Freedom to hold to convictions must be defended
By Andrew Selley — Orignally published in the FOR SA blog
Would it be right for the government to force a photographer who is an animal rights activist to, against her moral conscience and will, create a video promoting hunting? This question may seem ridiculous, and indeed it is!
Hunting in South Africa is legal. The law has recognised it as reasonable and established its place within society. Thus the hunter must be allowed to hunt without fear or prosecution or punishment by the State. The law also does not forbid hunting to be photographed, and the hunter must therefore be allowed to have such a video made – even if others do not like it, or feel it to be morally wrong.
Likewise, the photographer has opened a business where, in a free market, she offers her services as a photographer to all. The question is: does she have the right to discriminate, or decide which jobs she wants to take, based upon her value system, her conscience and her beliefs? Now I use the word “discriminate” which to many is a very bad word, but we must be careful that we do not make words mean what they do not mean. For the photographer to discriminate, means simply that she decides or makes a judgement within herself as to whether she believes that hunting is good or bad. Based upon her belief system, she believes that to kill an animal is bad. The problem for her is that the law has already passed judgement that hunting is legal.
Now we must ask the question: Is the photographer right? Or is the hunter right? Surely within a democracy tolerance means that society will respect that both the hunter and the photographer are right and that their beliefs should be protected?
The hunter is right to hunt and the law should protect him in this. At the same time, the photographer is also right to decide (discriminate) that for her to be involved in photographing the hunt, is wrong. The law should never force her to go against her will in this and to do otherwise, would be abhorrent. Now the hunter may scream that he feels marginalsed, judged by her refusal to photograph what he loves doing, call her bigoted because she strongly dislikes the idea of a hunt, and cry out for the law to make an example of the photographer because she has discriminated against him. He may demand a public apology from her, or that she pays damages to an international hunting society. He may demand that the law declares that she may never be allowed to discriminate against hunters again, and bemoan how deeply his feelings have been wounded by her bigotry because his right to hunt is protected by law. Who is she after all to decide that what he is doing is wrong?
But most people would disagree and respond with a resounding, “No! She must not be forced to photograph the hunt if this is how she feels!” We would cry out that the hunter should find another photographer, one who has no moral qualms with his hunt. Why? Because to force the photographer against her will, would damage her rights and emotions, and violate her integrity and conscience.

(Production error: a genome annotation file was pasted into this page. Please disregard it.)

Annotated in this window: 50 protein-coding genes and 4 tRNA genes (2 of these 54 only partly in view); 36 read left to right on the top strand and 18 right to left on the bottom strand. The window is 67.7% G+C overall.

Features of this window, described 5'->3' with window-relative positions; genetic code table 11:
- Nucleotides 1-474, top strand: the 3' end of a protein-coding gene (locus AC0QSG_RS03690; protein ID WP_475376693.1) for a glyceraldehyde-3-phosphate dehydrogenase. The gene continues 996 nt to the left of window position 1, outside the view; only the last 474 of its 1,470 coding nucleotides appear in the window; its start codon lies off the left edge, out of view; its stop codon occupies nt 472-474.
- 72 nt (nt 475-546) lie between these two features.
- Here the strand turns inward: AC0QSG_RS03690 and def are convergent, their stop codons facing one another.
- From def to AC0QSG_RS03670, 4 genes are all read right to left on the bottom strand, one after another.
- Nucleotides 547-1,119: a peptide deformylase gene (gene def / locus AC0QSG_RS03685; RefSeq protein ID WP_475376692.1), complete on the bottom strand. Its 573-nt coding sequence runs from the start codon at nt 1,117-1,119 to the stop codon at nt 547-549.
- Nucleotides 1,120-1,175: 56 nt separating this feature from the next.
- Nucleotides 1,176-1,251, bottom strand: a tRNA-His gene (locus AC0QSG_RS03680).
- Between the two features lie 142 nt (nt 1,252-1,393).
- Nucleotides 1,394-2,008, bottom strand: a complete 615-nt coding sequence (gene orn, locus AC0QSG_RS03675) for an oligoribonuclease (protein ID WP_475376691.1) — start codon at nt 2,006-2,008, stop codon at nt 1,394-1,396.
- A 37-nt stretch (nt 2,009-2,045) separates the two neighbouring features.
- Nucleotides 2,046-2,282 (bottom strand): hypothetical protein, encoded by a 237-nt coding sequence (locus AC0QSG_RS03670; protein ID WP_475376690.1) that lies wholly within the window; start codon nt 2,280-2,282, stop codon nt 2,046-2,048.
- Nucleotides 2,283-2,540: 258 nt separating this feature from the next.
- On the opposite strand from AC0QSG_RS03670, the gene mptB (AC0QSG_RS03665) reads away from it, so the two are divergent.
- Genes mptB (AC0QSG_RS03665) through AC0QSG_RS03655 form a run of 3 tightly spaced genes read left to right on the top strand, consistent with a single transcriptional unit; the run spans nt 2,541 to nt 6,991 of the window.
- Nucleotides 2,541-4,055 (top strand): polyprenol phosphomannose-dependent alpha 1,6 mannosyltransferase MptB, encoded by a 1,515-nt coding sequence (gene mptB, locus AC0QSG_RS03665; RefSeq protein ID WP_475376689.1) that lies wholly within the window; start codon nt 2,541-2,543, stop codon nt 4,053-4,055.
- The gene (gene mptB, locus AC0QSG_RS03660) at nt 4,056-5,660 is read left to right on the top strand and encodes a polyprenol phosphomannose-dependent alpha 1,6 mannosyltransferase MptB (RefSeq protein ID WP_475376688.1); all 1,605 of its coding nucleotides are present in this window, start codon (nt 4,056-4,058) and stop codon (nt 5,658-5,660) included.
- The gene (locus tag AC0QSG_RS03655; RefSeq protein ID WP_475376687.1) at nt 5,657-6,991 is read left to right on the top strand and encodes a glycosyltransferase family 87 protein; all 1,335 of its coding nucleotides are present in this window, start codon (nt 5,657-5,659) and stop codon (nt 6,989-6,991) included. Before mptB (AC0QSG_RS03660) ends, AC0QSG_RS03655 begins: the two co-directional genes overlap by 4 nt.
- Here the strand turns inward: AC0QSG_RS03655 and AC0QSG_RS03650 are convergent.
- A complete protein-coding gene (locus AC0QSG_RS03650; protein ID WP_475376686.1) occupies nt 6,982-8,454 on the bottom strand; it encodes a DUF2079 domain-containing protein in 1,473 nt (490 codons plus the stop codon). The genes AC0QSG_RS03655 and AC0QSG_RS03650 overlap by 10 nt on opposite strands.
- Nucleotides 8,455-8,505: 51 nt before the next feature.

My question is this then: Why can a photographer refuse to photograph a hunt, but a Christian cannot refuse to photograph a homosexual marriage (as recently decided by the New Mexico Supreme Court in the case of Elane Photography v Willcock. The US Supreme Court has since declined to hear an appeal by the photographer.) While the law may give a homosexual couple the right to marry, surely the law must also protect the right of the Christian photographer who believes that marriage should be between a man and a woman and that it is morally wrong for him/her to participate in a ‘marriage’ that contradicts his/her Biblical understanding of marriage?
Unless we in our modern society learn to protect the rights of the photographer to, based upon her convictions, discern within herself which work she wants to do, society itself will become a totalitarian dictatorship that forces people to do what they cannot in good conscience do – because the Law deems so.
Failure to distinguish and protect the rights of any Christian, Muslim, atheist or person practicing homosexuality, to choose what business she/he wants to do and with whomsoever he/she chooses, moves our society from a free one to a suppressive one. It destroys a society of tolerance and pluralism and forces all into one mould – even if that mould seems oppressive and impossible to follow because of belief, value system or conscience. If history teaches us anything, it is that totalitarian rule cannot work as people will ultimately be unable to obey the rule of law. As intolerance towards Christians grows, it is time for us to think these matters through very carefully or find ourselves involved in a society that no longer protects individuality, free speech, free thought and which has become morally repressive.
I am not sure about you, but I for one am becoming increasingly concerned at both the thinking of our society, as well as our judiciary in these matters. I am concerned that our society is moving to a place where one cannot hold to one’s own beliefs without persecution and intolerance by those who believe differently. To quote John F. Kennedy: “Tolerance implies no lack of commitment to one’s own beliefs. Rather it condemns the oppression or persecution of others.”
Andrew Selley is the CEO and Founder of FOR SA